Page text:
Yet they didn’t all sit tight. One group in the survey stood out: those who went into early 2020 with the highest expectations for stock returns in the upcoming year. They ended up reducing their exposure to stocks much more sharply during the crash of February and March 2020 than those who had been expecting lower returns.

They also tended to turn around and buy back much of the stock they had just sold—but not until prices had already shot above the March lows.

Investors elsewhere seem to have concluded from the swiftness of the recovery that stocks aren’t risky at all. After last spring’s rebound, Dave Portnoy, a social-media celebrity, declared “Stocks only go up” so often that it began to seem like a magic incantation.

And, for the past year, just about every stock has gone up.

That’s largely because the Federal Reserve has backstopped markets by squashing interest rates toward zero and by buying more than $2.5 trillion in Treasury securities since February 2020, along with other massive interventions. Meanwhile, emergency government programs pumped trillions of dollars of stimulus into the economy.

Share Your Thoughts

Have you lost your fear of a bear market? Why or why not? Join the conversation below.

Fund managers fruitlessly complained about how these policies were distorting markets, but individual investors simply followed the old Wall Street adage: Don’t fight the Fed. So long as the central bank is drenching the markets with liquidity, why not buy stocks—and why fear another crash?

What’s more, target-date funds, which continually seek to keep a predetermined exposure to stocks, command in excess of $2.8 trillion, according to

Morningstar Inc.

Investors added $52 billion to target-date funds in 2020.

The popularity of these portfolios has—so far, anyway—helped make market crashes self-correcting. The more stocks fall, the more the target-date funds have to buy them; otherwise, the portfolios would fall below their mandated ratios of stocks to other assets.

None of that means, however, that grizzlies have forever been transformed into teddy bears.

“Sure, stocks only go up,” says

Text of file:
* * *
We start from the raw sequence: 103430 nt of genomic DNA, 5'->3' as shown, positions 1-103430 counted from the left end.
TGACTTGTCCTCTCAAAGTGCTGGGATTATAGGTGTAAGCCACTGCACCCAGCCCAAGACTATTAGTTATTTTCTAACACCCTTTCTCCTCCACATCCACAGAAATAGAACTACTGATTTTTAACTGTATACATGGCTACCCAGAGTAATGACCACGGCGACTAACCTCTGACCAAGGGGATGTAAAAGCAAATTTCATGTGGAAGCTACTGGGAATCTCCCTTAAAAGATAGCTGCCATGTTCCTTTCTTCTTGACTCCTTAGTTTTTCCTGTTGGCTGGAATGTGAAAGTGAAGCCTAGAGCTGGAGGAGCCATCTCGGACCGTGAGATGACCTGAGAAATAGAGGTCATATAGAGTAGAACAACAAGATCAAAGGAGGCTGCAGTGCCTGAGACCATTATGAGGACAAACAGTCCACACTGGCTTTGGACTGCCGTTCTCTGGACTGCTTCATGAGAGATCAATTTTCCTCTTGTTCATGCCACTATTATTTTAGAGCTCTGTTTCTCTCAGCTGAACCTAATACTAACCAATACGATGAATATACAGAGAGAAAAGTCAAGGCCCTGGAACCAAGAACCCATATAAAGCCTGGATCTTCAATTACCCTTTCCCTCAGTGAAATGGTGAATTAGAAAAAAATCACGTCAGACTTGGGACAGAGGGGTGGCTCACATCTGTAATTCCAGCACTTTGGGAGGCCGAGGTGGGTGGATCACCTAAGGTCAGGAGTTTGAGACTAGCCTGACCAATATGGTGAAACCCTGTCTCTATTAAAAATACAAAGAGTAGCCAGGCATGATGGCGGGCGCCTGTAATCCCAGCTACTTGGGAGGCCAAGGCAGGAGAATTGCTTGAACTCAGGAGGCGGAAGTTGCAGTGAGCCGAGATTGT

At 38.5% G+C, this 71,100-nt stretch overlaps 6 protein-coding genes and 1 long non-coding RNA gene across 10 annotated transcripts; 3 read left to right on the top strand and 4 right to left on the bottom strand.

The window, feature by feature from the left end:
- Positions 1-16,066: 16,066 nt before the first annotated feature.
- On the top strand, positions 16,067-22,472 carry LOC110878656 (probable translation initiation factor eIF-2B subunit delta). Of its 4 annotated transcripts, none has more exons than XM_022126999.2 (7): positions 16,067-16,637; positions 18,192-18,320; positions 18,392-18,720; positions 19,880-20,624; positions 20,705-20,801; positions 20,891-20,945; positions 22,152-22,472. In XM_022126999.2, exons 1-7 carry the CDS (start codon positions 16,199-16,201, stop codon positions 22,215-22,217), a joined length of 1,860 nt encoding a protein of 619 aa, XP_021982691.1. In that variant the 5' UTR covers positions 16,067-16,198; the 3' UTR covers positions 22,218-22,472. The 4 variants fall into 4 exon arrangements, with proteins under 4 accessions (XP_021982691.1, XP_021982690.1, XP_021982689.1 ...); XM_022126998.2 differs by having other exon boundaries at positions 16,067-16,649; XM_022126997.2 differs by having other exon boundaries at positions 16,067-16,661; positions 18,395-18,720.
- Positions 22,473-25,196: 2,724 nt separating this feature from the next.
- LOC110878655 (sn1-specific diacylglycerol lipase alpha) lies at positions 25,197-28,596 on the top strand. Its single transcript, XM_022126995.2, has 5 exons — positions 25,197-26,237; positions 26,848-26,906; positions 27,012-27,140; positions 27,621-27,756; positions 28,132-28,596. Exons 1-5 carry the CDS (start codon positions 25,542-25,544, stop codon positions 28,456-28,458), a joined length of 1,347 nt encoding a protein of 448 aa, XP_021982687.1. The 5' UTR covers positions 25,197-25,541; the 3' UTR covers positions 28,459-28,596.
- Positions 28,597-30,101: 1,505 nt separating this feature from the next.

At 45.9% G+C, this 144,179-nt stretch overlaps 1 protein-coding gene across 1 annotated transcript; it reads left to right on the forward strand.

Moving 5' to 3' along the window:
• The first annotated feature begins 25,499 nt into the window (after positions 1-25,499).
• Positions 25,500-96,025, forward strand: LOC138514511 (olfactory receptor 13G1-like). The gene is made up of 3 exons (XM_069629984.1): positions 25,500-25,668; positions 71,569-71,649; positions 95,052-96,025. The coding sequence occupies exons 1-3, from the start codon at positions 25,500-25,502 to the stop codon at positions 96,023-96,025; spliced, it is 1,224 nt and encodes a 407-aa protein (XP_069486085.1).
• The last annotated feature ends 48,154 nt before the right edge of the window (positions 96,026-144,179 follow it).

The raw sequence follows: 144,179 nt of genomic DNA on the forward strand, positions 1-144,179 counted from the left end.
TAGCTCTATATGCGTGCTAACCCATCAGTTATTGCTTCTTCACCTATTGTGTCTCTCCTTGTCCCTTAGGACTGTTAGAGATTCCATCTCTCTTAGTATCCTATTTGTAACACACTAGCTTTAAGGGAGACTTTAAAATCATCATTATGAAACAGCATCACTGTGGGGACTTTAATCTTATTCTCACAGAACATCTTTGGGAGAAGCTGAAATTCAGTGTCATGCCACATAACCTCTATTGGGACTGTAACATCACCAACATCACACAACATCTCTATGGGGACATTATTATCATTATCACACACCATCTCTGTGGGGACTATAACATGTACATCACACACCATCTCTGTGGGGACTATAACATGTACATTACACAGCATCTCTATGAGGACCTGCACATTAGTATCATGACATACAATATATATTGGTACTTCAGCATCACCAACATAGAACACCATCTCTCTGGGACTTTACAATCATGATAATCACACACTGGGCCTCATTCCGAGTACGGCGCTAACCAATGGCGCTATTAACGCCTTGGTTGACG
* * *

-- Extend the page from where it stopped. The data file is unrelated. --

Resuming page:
Rob Arnott,

founder and chairman of Research Affiliates, a firm in Newport Beach, Calif., whose investment strategies are used to manage about $160 billion world-wide. “They only go up—until they go down!”

This isn’t the first time people have thought that bear markets had been rendered extinct.

In the 1980s, a strategy called portfolio insurance was intended to truncate losses—until it failed to prevent the more than 20% drop on Oct. 19, 1987. In the late 1960s, a tidal wave of pension-fund money was sure to drive stocks ever higher—until they fell more than 45% in 1973-74. In the 1920s, a “new era” of technological disruption made caution look absurd—until stocks crashed by 89%.

The best way not to be overwhelmed by fear during a bear market is to retain a trace of it in bull markets, too.

What You Need to Know About Investing

Write to Jason Zweig at [email protected]

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NFTs: The Method to the Madness of a $69 Million Art Sale | Sidnaz Blog


Financial innovations often feel like insanity at first. Pay bills with a piddly piece of plastic? Get cash from a faceless machine rather than a bank teller? Stop trying to beat the market and just own all the stocks, including the bad ones?

Yet credit cards, ATMs and index funds went on to make the financial world easier, safer and more convenient for millions of people. One of the nuttiest-sounding ideas in years, NFTs, could do the same.

You’ve heard of nonfungible tokens even if you don’t yet know what they are—because the people buying them sound so crazy. In February, an NFT representing the Nyan Cat video meme, which looks like a feline Pop-Tart dragging a rainbow through outer space, sold for more than $500,000. A video NFT of LeBron James dunking a basketball sold for $208,000. On March 11, an NFT attached to a digital collage by the artist known as Beeple sold at Christie’s for $69 million.